Claim: The SVB Collapse is hurting Climate Tech Startups

From Watts Up With That?

Essay by Eric Worrall

h/t resourceguy; Apparently the SVB collapse has shaken the market, leading to increased due diligence.

Climate tech startups face ‘massive hole’ after Silicon Valley Bank collapse

Grace O’Donnell
Editor, Special Projects
Thu, April 6, 2023 at 8:37 PM GMT+10

When Silicon Valley Bank (SVB) suddenly collapsed in the second-largest bank failure in U.S. history, many startups and their VC backers focused on sustainability and tackling climate change sprang into action to secure their funds.

“There is a massive hole in that slice of the climate capitalization pie that’s missing,” Sophie Purdom, managing partner at Planeteer Capital, told Yahoo Finance at the recent Techonomy conference. “SVB did play this really essential role in the ecosystem because they were willing to take on technologically perceived riskier types of clients than maybe the bigger four or so banks were willing to mess around with. These tend to be smaller companies, smaller accounts, [with] higher risk premiums.”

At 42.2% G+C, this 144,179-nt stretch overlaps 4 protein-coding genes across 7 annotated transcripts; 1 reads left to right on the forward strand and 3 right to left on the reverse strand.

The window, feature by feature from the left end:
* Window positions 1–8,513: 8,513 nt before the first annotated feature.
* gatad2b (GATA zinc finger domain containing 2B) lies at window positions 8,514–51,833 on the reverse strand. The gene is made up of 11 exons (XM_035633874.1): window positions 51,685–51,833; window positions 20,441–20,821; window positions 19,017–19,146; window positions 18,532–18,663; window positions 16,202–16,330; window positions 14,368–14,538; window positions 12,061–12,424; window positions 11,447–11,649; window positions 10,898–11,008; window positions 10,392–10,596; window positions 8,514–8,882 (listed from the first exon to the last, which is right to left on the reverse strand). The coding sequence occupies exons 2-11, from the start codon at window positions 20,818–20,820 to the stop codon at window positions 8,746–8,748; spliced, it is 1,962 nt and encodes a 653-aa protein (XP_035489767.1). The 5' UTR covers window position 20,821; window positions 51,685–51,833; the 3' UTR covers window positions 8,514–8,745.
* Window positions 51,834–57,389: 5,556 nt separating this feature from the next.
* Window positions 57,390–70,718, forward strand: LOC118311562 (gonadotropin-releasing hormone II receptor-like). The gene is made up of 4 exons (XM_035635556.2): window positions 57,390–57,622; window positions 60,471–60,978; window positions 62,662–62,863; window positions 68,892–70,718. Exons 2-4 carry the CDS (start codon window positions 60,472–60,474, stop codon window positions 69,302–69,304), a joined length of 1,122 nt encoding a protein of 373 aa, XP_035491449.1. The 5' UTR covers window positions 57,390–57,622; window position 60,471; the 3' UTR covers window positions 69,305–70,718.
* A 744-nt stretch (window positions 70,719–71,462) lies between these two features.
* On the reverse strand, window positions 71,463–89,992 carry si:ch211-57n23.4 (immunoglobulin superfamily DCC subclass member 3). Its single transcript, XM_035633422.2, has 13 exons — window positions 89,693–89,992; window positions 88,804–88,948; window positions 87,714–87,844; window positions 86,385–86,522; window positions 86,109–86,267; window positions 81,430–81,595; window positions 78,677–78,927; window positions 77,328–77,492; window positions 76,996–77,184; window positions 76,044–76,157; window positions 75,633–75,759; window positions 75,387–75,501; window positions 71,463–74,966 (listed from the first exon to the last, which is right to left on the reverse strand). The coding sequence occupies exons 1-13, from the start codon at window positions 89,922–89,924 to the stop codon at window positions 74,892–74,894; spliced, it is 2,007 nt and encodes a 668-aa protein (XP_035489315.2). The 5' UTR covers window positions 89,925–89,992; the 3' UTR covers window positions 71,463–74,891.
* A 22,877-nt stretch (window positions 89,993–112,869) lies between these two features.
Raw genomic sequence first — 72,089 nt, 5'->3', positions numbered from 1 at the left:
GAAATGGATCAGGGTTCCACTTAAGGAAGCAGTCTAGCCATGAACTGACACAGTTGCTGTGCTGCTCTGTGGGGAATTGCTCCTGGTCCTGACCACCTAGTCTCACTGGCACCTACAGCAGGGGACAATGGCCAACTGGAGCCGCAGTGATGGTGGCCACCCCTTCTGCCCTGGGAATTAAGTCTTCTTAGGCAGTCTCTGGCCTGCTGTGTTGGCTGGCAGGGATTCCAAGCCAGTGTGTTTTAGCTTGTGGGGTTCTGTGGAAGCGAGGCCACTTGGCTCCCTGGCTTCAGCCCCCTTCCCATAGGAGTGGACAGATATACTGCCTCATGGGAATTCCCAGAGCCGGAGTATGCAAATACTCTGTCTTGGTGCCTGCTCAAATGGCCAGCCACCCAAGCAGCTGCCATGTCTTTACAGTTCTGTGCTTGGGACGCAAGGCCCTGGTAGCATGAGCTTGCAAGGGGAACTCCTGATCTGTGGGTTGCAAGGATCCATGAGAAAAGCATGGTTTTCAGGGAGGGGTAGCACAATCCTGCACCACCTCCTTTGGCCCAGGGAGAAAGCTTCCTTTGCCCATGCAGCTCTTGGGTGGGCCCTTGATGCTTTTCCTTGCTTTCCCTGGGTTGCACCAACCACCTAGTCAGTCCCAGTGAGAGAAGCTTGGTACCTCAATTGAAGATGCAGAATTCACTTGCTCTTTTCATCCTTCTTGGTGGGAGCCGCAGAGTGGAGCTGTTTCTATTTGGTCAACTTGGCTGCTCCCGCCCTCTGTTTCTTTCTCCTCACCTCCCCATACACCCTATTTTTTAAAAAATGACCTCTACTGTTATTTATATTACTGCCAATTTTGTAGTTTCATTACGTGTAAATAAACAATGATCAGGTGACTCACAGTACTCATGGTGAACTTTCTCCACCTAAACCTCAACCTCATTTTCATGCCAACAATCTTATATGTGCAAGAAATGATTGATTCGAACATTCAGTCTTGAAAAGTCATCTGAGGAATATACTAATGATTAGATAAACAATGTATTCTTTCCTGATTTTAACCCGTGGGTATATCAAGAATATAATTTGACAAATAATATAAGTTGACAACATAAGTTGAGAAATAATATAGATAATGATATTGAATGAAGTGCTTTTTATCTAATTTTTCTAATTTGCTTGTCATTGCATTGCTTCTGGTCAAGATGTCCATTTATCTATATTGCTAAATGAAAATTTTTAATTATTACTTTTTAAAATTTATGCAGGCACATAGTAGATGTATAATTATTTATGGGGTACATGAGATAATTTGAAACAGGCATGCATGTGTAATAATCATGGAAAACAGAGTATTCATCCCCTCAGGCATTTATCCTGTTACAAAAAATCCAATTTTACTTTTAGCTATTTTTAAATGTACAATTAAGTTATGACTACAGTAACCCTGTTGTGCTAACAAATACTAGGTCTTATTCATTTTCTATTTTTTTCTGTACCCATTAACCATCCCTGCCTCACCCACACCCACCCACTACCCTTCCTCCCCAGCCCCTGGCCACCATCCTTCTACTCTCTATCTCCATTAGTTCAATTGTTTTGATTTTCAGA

And climate tech companies still have options to raise capital through equity and debt, though overall it will likely become harder for companies to get funding.

“What this bank collapse is going to do, hopefully, is increase the due diligence process of the investors into these VC-backed startups, which is going to continue to slow that funding,” Kyle Stanford, senior analyst of VC at PitchBook, told Yahoo Finance Live (video above). “It’s going to make it more difficult for these companies to raise capital even … than it’s already been.”

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In this case, surely increased due diligence is a good thing.

Silicon Valley Bank, which collapsed a few weeks ago, didn’t have an official risk officer for the 8 months between between April 2022 and January 2023.

I don’t think you have to be a financial expert to be concerned that such a prolonged failure to appoint a risk officer might be an indicator SVB were taking unwise risks with depositors money, and likely contributed to the collapse.